Also, I am not convinced that remote proctors are necessary to ensure academic honesty during online test taking. If the instructor has a policy regarding what is acceptable during a test students will probably be less likely to be tempted to cheat. It was found by Robinson (2013) that students had very different perceptions of what constituted cheating especially the gray area, but what impacted the perception the most was whether the instructor had a policy regarding academic honesty. All students seem to be aware of blatant cheating like having someone else take the test. Robinson (2013) states that students:
…believed that it was appropriate to use a book, reference sources, and class notes during an exam as long as the professor did not have an explicit policy stating otherwise. The same students, however, acknowledged that having another person take the exam, securing a copy of a test prior to the exam period, and text messaging to send and/or receive answers from another student was inappropriate irrespective of the presence or absence of a written policy. (p. 191)
As long as there is an explicit policy about what is and is not allowed during test taking students seem willing to abide by the rules. Of course there will always be someone who breaks the rules. Whether a human, a machine, or nothing proctors online test taking there is always the chance a student will find a way to cheat and push the boundaries of academic honesty. What seems like a solution to a problem of online cheating may only create more problems. There are economic and privacy considerations that need to be explored further. The convenience of anytime and anywhere of asynchronous online learning may not be that convenient when it comes to making testing just as convenient. This begs the question is anytime anywhere really as convenient as we think?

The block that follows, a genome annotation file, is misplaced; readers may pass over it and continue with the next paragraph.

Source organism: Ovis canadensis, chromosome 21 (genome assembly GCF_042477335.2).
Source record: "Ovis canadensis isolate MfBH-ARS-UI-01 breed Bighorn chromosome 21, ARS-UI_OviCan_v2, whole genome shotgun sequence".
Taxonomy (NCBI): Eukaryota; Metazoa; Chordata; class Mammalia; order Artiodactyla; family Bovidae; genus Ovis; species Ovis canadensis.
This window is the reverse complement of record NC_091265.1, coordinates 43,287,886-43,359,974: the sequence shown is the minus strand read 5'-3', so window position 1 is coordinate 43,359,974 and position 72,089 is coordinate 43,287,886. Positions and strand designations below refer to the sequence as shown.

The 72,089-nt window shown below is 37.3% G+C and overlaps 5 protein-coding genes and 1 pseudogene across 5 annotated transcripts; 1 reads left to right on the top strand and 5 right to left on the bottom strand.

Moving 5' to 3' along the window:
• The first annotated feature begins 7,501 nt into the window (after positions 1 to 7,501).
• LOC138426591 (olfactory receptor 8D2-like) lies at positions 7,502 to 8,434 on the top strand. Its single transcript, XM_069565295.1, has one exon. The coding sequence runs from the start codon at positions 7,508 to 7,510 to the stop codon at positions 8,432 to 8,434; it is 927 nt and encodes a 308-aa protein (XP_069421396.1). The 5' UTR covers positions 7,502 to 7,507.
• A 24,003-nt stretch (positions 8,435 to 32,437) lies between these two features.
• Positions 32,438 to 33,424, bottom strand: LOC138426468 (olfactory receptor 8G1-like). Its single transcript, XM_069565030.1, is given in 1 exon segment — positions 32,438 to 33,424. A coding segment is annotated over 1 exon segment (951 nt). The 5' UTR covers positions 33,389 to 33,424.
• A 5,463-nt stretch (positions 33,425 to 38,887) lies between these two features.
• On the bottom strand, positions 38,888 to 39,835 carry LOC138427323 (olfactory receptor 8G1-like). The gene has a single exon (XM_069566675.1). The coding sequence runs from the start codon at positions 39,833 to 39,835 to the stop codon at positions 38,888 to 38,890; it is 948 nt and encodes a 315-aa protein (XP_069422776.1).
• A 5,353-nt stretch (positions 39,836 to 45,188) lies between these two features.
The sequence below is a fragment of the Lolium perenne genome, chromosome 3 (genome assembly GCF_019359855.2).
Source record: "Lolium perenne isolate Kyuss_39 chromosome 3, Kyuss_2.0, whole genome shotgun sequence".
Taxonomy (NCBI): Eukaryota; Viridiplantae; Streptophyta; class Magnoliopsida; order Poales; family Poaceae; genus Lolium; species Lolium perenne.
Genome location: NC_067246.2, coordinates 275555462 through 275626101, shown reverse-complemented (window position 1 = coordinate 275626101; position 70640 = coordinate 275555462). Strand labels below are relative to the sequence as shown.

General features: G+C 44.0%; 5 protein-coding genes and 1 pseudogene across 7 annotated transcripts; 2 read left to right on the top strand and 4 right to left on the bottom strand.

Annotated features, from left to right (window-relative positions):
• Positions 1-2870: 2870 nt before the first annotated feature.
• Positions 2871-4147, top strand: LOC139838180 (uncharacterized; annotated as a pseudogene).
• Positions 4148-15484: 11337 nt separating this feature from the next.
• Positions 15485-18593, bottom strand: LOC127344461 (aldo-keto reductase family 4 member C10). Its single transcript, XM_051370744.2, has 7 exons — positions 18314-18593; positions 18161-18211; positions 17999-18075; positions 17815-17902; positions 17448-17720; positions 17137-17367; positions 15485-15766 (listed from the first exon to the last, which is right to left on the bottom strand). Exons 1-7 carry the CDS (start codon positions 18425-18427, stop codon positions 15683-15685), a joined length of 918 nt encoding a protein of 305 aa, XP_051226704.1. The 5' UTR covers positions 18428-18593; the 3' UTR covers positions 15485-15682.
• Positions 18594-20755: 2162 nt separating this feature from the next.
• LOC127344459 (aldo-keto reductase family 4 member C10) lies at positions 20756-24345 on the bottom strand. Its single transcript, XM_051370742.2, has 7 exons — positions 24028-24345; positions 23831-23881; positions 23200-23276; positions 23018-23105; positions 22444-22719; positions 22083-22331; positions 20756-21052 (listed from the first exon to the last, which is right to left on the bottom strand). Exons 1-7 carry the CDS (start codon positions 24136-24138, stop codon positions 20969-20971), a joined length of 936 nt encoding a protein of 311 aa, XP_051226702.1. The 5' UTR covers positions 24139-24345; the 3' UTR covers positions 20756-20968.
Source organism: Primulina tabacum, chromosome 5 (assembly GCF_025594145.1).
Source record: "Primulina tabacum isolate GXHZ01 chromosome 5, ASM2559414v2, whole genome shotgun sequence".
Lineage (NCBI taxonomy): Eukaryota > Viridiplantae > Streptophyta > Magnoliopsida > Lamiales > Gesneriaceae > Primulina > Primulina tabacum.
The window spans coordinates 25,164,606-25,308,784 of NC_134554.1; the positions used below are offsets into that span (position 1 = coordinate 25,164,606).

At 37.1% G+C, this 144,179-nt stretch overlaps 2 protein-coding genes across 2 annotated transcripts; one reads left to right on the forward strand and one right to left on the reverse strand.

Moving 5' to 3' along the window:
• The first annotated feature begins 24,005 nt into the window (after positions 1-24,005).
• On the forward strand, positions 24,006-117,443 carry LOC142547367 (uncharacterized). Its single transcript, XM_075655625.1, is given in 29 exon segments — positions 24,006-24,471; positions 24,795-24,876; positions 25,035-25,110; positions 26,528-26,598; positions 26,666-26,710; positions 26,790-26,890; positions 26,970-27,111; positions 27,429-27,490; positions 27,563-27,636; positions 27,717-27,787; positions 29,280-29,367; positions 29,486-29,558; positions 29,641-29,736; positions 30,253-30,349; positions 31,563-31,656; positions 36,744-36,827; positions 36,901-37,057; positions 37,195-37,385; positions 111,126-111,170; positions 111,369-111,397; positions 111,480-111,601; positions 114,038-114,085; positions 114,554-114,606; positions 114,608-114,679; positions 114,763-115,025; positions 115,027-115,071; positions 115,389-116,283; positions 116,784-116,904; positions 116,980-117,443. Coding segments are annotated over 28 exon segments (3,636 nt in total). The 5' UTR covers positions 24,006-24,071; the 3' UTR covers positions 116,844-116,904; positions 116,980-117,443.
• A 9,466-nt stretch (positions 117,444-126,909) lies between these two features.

Dunn, T. P., Meine, M. F., & McCarley, J. (2010). The Remote Proctor: An Innovative Technological Solution for Online Course Integrity. International Journal Of Technology, Knowledge & Society, 6(1), 1-7.
Robinson, C. V. (2013). Academic dishonesty: A guide for digital instructors. In M. S. Plakhotnik & S. M. Nielsen (Eds.), Proceedings of the 12th Annual South Florida Education Research Conference (pp. 189-194).